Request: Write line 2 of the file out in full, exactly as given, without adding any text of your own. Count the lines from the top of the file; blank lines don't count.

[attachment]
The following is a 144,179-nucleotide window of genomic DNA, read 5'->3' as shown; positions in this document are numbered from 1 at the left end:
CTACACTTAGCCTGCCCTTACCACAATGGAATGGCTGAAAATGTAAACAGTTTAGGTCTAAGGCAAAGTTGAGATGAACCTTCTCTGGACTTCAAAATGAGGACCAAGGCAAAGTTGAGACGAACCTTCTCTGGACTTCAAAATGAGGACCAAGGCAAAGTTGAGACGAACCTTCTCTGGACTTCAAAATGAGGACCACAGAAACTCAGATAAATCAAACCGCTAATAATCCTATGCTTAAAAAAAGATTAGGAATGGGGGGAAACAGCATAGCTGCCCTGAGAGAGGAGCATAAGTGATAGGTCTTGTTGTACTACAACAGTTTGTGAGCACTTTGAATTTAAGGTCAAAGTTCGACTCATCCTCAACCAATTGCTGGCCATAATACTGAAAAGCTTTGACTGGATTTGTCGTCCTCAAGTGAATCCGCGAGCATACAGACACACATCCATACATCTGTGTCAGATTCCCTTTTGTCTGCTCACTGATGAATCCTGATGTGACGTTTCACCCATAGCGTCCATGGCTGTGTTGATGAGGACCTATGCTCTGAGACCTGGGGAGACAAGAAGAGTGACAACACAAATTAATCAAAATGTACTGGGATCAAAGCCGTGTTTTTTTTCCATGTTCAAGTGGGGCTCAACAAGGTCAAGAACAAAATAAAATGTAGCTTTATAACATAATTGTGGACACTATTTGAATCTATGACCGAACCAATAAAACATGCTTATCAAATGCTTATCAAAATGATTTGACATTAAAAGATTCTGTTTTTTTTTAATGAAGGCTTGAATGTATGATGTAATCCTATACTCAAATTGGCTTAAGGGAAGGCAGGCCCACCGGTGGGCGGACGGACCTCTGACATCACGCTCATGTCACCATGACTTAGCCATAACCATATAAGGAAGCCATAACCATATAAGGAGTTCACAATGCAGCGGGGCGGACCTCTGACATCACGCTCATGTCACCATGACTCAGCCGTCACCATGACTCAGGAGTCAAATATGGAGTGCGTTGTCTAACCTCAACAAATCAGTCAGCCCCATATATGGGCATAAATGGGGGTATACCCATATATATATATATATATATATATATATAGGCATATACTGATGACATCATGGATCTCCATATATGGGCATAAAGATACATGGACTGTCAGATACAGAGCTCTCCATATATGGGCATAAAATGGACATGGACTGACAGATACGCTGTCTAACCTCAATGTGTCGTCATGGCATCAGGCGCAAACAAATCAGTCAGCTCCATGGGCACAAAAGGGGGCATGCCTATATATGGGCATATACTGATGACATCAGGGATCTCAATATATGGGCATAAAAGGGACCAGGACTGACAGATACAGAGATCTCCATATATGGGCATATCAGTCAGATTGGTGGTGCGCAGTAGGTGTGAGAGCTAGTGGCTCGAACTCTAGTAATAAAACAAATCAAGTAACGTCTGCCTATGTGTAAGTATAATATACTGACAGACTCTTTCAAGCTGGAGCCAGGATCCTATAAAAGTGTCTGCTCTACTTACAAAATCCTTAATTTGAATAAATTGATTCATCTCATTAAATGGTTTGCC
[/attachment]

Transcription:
CTACACTTAGCCTGCCCTTACCACAATGGAATGGCTGAAAATGTAAACAGTTTAGGTCTAAGGCAAAGTTGAGATGAACCTTCTCTGGACTTCAAAATGAGGACCAAGGCAAAGTTGAGACGAACCTTCTCTGGACTTCAAAATGAGGACCAAGGCAAAGTTGAGACGAACCTTCTCTGGACTTCAAAATGAGGACCACAGAAACTCAGATAAATCAAACCGCTAATAATCCTATGCTTAAAAAAAGATTAGGAATGGGGGGAAACAGCATAGCTGCCCTGAGAGAGGAGCATAAGTGATAGGTCTTGTTGTACTACAACAGTTTGTGAGCACTTTGAATTTAAGGTCAAAGTTCGACTCATCCTCAACCAATTGCTGGCCATAATACTGAAAAGCTTTGACTGGATTTGTCGTCCTCAAGTGAATCCGCGAGCATACAGACACACATCCATACATCTGTGTCAGATTCCCTTTTGTCTGCTCACTGATGAATCCTGATGTGACGTTTCACCCATAGCGTCCATGGCTGTGTTGATGAGGACCTATGCTCTGAGACCTGGGGAGACAAGAAGAGTGACAACACAAATTAATCAAAATGTACTGGGATCAAAGCCGTGTTTTTTTTCCATGTTCAAGTGGGGCTCAACAAGGTCAAGAACAAAATAAAATGTAGCTTTATAACATAATTGTGGACACTATTTGAATCTATGACCGAACCAATAAAACATGCTTATCAAATGCTTATCAAAATGATTTGACATTAAAAGATTCTGTTTTTTTTTAATGAAGGCTTGAATGTATGATGTAATCCTATACTCAAATTGGCTTAAGGGAAGGCAGGCCCACCGGTGGGCGGACGGACCTCTGACATCACGCTCATGTCACCATGACTTAGCCATAACCATATAAGGAAGCCATAACCATATAAGGAGTTCACAATGCAGCGGGGCGGACCTCTGACATCACGCTCATGTCACCATGACTCAGCCGTCACCATGACTCAGGAGTCAAATATGGAGTGCGTTGTCTAACCTCAACAAATCAGTCAGCCCCATATATGGGCATAAATGGGGGTATACCCATATATATATATATATATATATATATATAGGCATATACTGATGACATCATGGATCTCCATATATGGGCATAAAGATACATGGACTGTCAGATACAGAGCTCTCCATATATGGGCATAAAATGGACATGGACTGACAGATACGCTGTCTAACCTCAATGTGTCGTCATGGCATCAGGCGCAAACAAATCAGTCAGCTCCATGGGCACAAAAGGGGGCATGCCTATATATGGGCATATACTGATGACATCAGGGATCTCAATATATGGGCATAAAAGGGACCAGGACTGACAGATACAGAGATCTCCATATATGGGCATATCAGTCAGATTGGTGGTGCGCAGTAGGTGTGAGAGCTAGTGGCTCGAACTCTAGTAATAAAACAAATCAAGTAACGTCTGCCTATGTGTAAGTATAATATACTGACAGACTCTTTCAAGCTGGAGCCAGGATCCTATAAAAGTGTCTGCTCTACTTACAAAATCCTTAATTTGAATAAATTGATTCATCTCATTAAATGGTTTGCC